At the gym, I love to watch music videos, not only because I enjoy contemporary music, but because the stunning women on the screen inspire me to spend a few extra minutes on the cross trainer. As I watch youth-obsessed entertainment, I often get the disquieting feeling that what drives most of our culture are young people’s aims to appear sexy, in the hopes of hooking up with one another. Of course, this idea is a stereotype. However, youth, beauty, and sex are what drive much of our economy, advertising, and more importantly, how we define meaning. Is ageism a problem? That depends who you ask. Likely, if you ask someone over the age of 50, they will say yes, particularly if the person you ask is a woman. As reported in a piece in the London Observer , in 1965, the chief executive of the cosmetics and skin care company Elizabeth Arden stated, “We don’t want to be connected with older women.” The author of the article, Geraldine Bedell, goes on to describe how not much has changed. This appears to be only somewhat true.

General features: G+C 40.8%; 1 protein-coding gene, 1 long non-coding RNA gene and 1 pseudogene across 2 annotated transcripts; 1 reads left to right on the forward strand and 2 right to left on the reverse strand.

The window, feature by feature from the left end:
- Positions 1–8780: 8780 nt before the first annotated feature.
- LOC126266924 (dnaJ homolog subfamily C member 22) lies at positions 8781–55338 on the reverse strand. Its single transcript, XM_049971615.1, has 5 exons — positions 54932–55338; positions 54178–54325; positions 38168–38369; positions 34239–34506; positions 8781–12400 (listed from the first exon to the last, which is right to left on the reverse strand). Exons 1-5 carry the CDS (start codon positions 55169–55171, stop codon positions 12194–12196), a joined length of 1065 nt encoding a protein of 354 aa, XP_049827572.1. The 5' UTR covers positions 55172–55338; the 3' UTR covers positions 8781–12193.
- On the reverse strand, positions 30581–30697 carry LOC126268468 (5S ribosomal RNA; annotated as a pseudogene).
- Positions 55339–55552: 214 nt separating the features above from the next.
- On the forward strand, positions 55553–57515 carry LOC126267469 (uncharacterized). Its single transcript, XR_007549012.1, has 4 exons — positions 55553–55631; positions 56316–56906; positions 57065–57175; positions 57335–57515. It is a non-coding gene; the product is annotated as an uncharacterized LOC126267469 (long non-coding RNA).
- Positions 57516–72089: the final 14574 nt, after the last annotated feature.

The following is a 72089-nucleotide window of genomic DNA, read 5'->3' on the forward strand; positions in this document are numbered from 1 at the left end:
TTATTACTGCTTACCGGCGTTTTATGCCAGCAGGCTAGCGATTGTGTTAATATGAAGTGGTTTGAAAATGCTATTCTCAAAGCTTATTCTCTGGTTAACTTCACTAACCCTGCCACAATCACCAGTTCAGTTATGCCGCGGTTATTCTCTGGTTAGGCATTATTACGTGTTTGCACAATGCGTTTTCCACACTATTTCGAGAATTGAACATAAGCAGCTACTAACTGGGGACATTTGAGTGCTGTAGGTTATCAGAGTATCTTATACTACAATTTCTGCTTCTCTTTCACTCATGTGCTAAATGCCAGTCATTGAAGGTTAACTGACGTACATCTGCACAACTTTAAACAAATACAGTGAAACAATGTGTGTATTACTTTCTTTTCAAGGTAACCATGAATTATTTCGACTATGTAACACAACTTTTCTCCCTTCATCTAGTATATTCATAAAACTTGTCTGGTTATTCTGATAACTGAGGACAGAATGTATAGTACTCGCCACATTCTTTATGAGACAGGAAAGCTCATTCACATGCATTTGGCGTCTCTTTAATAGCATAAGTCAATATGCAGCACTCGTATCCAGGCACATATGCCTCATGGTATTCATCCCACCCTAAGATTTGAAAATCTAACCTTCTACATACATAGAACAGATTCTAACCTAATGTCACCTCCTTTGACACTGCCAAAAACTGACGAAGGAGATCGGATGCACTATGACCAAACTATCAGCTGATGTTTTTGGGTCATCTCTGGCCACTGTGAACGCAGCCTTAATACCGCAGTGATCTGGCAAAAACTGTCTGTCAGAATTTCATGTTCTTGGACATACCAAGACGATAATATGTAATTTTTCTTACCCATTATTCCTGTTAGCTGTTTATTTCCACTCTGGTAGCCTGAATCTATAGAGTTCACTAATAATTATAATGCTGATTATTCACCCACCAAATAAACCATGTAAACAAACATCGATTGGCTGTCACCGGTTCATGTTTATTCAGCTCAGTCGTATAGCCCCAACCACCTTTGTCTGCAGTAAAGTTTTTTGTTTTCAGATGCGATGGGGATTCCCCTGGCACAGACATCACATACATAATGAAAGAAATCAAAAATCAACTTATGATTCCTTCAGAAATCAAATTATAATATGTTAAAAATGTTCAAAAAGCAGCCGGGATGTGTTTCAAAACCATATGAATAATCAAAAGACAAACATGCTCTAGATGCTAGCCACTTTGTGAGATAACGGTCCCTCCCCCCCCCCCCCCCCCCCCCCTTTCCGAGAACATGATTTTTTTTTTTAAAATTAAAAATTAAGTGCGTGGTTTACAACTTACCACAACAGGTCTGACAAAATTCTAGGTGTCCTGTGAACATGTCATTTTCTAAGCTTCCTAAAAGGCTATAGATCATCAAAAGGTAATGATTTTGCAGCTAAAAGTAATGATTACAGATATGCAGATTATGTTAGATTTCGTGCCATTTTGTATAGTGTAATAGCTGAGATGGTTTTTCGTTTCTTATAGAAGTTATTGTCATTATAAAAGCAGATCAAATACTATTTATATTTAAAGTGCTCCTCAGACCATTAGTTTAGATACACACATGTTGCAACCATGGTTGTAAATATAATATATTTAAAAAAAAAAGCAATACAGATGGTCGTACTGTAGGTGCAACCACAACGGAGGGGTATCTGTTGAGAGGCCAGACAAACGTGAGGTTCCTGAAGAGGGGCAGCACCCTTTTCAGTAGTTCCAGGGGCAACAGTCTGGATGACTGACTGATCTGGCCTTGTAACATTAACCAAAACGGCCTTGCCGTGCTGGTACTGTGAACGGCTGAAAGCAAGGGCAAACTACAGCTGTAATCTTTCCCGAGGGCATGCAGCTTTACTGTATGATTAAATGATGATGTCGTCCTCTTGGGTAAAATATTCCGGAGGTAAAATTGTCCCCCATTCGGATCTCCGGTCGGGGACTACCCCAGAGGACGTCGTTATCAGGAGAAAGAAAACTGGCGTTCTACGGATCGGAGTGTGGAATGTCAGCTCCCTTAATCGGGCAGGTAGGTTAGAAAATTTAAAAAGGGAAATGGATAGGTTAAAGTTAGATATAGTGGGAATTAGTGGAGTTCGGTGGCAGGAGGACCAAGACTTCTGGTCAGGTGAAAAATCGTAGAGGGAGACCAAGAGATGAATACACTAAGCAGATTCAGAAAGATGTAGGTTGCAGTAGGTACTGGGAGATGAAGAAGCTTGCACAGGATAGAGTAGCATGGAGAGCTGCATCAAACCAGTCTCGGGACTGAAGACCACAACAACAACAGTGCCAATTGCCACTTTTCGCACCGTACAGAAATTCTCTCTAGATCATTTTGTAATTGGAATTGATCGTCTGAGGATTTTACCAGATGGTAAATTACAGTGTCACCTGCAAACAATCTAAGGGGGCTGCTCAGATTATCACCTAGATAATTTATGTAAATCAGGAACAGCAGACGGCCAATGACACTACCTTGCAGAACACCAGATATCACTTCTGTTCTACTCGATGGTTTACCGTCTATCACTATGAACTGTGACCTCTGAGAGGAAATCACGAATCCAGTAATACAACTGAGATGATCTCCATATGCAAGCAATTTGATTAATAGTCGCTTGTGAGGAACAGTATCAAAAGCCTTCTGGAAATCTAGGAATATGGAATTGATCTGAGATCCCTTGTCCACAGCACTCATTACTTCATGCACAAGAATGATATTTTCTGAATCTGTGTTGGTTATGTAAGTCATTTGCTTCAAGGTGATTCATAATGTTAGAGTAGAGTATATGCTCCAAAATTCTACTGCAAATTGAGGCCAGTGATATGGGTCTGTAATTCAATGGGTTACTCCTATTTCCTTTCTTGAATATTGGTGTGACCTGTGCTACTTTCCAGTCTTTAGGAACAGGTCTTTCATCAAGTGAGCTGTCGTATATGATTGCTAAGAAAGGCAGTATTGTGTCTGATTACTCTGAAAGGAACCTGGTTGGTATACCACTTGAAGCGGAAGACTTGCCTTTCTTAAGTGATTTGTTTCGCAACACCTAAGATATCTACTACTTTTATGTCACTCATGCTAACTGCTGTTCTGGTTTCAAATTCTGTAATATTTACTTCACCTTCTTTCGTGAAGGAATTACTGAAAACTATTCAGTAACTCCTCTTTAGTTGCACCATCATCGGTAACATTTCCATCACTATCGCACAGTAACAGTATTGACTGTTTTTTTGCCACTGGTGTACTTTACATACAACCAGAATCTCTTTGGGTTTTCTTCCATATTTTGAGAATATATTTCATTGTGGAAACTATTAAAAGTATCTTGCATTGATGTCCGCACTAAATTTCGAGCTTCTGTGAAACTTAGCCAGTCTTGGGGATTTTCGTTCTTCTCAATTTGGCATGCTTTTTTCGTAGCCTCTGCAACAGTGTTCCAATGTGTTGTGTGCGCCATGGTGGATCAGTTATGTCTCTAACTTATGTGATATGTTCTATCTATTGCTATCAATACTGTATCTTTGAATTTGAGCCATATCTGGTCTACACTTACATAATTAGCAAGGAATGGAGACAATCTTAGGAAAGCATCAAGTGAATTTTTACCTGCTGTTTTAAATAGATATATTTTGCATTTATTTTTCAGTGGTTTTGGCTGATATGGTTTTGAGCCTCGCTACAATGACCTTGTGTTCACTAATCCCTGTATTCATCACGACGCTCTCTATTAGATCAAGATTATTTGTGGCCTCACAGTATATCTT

Men and women think differently. Though this is hardly news to those of us who have ever interacted with someone of the opposite sex, a recent survey demonstrates just how varied our views are. Women perceive themselves as feeling old at a much younger age then men do. According to a survey, conducted, curiously, by Avalan Funeral Plans in England, women reported feeling old at the age of 29 and men reported a similar sentiment at the age of 58. Men tended to link feeling older with decreased sexual performance, while women focused on changing looks. For example, women were more likely to report feeling senior when noticing grey hairs and a "turkey neck." We women are hard on ourselves.